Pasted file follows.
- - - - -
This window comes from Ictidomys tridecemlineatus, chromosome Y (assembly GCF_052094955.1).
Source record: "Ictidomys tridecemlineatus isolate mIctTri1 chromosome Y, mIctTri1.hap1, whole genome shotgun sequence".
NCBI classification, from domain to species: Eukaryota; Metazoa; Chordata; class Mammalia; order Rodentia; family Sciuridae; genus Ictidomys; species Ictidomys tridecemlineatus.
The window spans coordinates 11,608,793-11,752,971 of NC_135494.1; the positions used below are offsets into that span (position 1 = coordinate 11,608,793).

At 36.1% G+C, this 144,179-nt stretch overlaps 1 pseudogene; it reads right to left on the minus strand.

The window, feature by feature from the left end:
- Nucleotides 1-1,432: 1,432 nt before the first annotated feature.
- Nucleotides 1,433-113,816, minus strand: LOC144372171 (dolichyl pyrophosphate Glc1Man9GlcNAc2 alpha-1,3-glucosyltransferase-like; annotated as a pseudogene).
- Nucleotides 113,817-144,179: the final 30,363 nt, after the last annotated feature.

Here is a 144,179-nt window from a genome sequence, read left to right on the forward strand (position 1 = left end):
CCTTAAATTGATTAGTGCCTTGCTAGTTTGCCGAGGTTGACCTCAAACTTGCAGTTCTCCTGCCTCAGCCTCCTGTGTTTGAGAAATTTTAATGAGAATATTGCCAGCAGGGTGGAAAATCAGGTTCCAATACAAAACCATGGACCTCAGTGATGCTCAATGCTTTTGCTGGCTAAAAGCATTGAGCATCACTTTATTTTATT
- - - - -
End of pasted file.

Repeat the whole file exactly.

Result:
This window comes from Ictidomys tridecemlineatus, chromosome Y (assembly GCF_052094955.1).
Source record: "Ictidomys tridecemlineatus isolate mIctTri1 chromosome Y, mIctTri1.hap1, whole genome shotgun sequence".
NCBI classification, from domain to species: Eukaryota; Metazoa; Chordata; class Mammalia; order Rodentia; family Sciuridae; genus Ictidomys; species Ictidomys tridecemlineatus.
The window spans coordinates 11,608,793-11,752,971 of NC_135494.1; the positions used below are offsets into that span (position 1 = coordinate 11,608,793).

At 36.1% G+C, this 144,179-nt stretch overlaps 1 pseudogene; it reads right to left on the minus strand.

The window, feature by feature from the left end:
- Nucleotides 1-1,432: 1,432 nt before the first annotated feature.
- Nucleotides 1,433-113,816, minus strand: LOC144372171 (dolichyl pyrophosphate Glc1Man9GlcNAc2 alpha-1,3-glucosyltransferase-like; annotated as a pseudogene).
- Nucleotides 113,817-144,179: the final 30,363 nt, after the last annotated feature.

Here is a 144,179-nt window from a genome sequence, read left to right on the forward strand (position 1 = left end):
CCTTAAATTGATTAGTGCCTTGCTAGTTTGCCGAGGTTGACCTCAAACTTGCAGTTCTCCTGCCTCAGCCTCCTGTGTTTGAGAAATTTTAATGAGAATATTGCCAGCAGGGTGGAAAATCAGGTTCCAATACAAAACCATGGACCTCAGTGATGCTCAATGCTTTTGCTGGCTAAAAGCATTGAGCATCACTTTATTTTATT